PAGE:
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First Posts; First Projects

29 December, 2015

First posts deserve a look at my first projects, at least, that's the line of thinking and reasoning that has been bouncing around my head for a bit. I shall declare this my First Case Study. The first class that had me cobble together an interactive, non-console, and non-trivial project was my web programming class. The class reinforced some concepts I already "knew" (basic HTML and DOM manipulation) and introduced me to stuff that was kinda magical (HTTP GET and POST requests, server vs client side storage, cookies, etc). The class was structured in such a way that every week we had a small project, but that project would prepare us and give us the tools/concepts necessary to tackle the semester long final project. The final project itself was supposed to contain a few elements. The primary focus of it was to construct and emulate a board game in-browser along with some basic exploratory and explanatory HTML pages. Up to this point I had built stupid simple websites, but nothing as interactive and involved as using and processing user input in a game.

As anyone that has created any type of game (big or small) can tell you, nailing down game logic can be daunting. A game is essentially a system of functions that take user input, process that input, respond to it, and output it again. There have to be a set of clearly defined rules, incentives, and an almost continuous feedback loop of interaction. Even without considering the complexities of taking and processing user input, a game still has to have a way of presenting game data to a user in a specific view in such a way that even the dumbest user can more or less glean what's going on and what's expected of them. A oft used tool is the heads-up-display in many modern games. The Legend of Zelda: Ocarina of Time is a great example of its use; it displayed health via hearts, it kept track of magic through a green magic meter, it kept track of where you were with a map, it displayed how much money you had, and it showed a handy reminder of what buttons mapped to what item/action. Zelda games weren't the first and they won't be the last to implement a HUD. It is a tried and true way to display vital and necessary information to a player.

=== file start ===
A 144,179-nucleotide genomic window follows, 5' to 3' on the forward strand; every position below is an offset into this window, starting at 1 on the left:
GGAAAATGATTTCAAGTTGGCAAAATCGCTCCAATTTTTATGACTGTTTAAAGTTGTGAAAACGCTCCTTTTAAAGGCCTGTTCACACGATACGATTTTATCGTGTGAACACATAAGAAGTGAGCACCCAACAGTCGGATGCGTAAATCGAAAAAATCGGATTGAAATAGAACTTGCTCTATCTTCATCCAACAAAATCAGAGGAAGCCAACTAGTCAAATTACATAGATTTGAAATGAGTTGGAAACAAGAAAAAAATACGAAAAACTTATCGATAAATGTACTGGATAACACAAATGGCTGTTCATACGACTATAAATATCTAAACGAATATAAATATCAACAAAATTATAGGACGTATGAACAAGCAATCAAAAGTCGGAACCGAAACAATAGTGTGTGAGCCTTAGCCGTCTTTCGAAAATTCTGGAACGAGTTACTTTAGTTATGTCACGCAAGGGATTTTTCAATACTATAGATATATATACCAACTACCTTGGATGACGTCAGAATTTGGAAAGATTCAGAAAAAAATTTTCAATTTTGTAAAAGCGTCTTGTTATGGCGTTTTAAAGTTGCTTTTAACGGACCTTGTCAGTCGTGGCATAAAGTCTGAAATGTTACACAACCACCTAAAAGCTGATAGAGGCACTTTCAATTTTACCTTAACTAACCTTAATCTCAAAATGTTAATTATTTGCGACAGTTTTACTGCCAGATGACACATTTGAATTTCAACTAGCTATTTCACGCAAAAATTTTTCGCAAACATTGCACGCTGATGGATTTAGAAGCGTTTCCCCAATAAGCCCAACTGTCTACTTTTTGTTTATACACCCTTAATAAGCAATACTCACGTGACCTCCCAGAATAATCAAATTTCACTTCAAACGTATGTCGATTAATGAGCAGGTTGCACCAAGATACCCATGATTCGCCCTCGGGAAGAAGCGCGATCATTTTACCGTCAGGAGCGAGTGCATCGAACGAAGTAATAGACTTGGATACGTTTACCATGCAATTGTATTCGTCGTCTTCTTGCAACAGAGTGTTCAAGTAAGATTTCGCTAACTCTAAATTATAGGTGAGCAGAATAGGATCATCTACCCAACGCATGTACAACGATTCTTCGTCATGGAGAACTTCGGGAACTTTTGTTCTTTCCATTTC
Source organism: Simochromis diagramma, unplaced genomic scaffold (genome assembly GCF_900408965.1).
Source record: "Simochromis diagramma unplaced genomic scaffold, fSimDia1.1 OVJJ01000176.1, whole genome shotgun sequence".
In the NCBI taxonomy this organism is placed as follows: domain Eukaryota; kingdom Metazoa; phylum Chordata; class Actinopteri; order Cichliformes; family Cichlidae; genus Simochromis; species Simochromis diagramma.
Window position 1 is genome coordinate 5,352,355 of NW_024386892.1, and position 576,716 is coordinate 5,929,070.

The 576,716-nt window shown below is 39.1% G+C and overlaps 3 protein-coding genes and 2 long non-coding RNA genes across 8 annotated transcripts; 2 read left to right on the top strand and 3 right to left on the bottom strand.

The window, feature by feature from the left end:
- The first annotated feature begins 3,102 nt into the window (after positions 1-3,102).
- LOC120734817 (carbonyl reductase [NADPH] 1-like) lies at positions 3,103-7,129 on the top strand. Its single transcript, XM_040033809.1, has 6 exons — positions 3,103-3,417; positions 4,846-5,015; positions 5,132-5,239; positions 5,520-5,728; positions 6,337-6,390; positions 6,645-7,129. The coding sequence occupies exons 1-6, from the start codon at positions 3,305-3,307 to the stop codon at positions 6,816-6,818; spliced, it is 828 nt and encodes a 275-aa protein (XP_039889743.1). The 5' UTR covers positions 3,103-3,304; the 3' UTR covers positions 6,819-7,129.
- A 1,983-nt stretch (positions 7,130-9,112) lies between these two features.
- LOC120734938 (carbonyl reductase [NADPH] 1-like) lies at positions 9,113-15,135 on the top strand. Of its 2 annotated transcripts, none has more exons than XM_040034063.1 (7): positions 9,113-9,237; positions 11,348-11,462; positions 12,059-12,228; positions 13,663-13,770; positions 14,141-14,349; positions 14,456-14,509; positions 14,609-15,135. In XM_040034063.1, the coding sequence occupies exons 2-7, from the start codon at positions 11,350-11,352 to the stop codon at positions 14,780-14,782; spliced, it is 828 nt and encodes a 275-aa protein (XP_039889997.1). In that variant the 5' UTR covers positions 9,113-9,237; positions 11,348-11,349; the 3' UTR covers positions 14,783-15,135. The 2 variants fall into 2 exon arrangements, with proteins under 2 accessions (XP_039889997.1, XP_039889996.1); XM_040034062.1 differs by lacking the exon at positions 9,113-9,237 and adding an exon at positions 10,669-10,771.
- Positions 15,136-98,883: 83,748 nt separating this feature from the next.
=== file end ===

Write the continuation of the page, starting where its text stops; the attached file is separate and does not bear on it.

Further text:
Zelda HUD

Credit goes to IGN on this image

Back to the project. Another one of the many requirements for this class and the final project was that I had to display static elements in plain HTML, but all the DOM manipulation and dynamic render of elements and objects had to be done in g-g-GASP JavaScript.. the most nefarious of languages. I mean, maybe, to some people. I'm not actually in that camp. JavaScript is just another tool to me. I understand the reservations people may have on certain technologies, why JavaScript (super-duper-uber-no-really-stop) sucks, and why they wouldn't use it. I also acknowledge that the current web development landscape is littered with the decaying corpses of JavaScript framework after JavaScript framework (lookin' at you GWT); As a side note, some good points are made about framework viability and longevity by Bitovi here. I understand how all of this contributes to someone not wanting to touch the potential Frankenstein's monster that is JavaScript and that's cool. I totally respect that; however, situations like that make a quote come to mind. Thus saith Bjarne Stroustrup, lauded computer scientist and father of C++:

There are only two kinds of languages: the ones people complain about and the ones nobody uses.

Truly a visionary for a powerhouse (or sucky) language. Not that we shouldn't strive for perfection and the best language/product/technology possible, just that its really really hard.

After having considered all that was required of me, I had a few thoughts:

  1. This was scary and intimidating; I straight up never had a Semester Final Project upon which my grade hinged.
  2. I hadn't ever made anything like this; it looks involved, it looks hard, and I don't know if I can do it.
  3. Seriously though, I don't know if I can do this.

After taking a few deep breaths, focusing my chi, and whispering words of encouragement to myself, I dove into seriously developing this simple game. The game I ended up choosing was Sudoku. My reasoning was that its grid based (hello HTML tables!), I didn't have to program an AI, and player input was relatively simple and limited to the keyboard (no drag and drop elements, no crazy mouse clicks). In retrospect it turned out to be more difficult than I anticipated at the time. I could probably make a prettier sudoku game now, as well as one that randomly generates the board. Actually, I should probably do that and write about my results later. For now, let me break down the game's various pieces.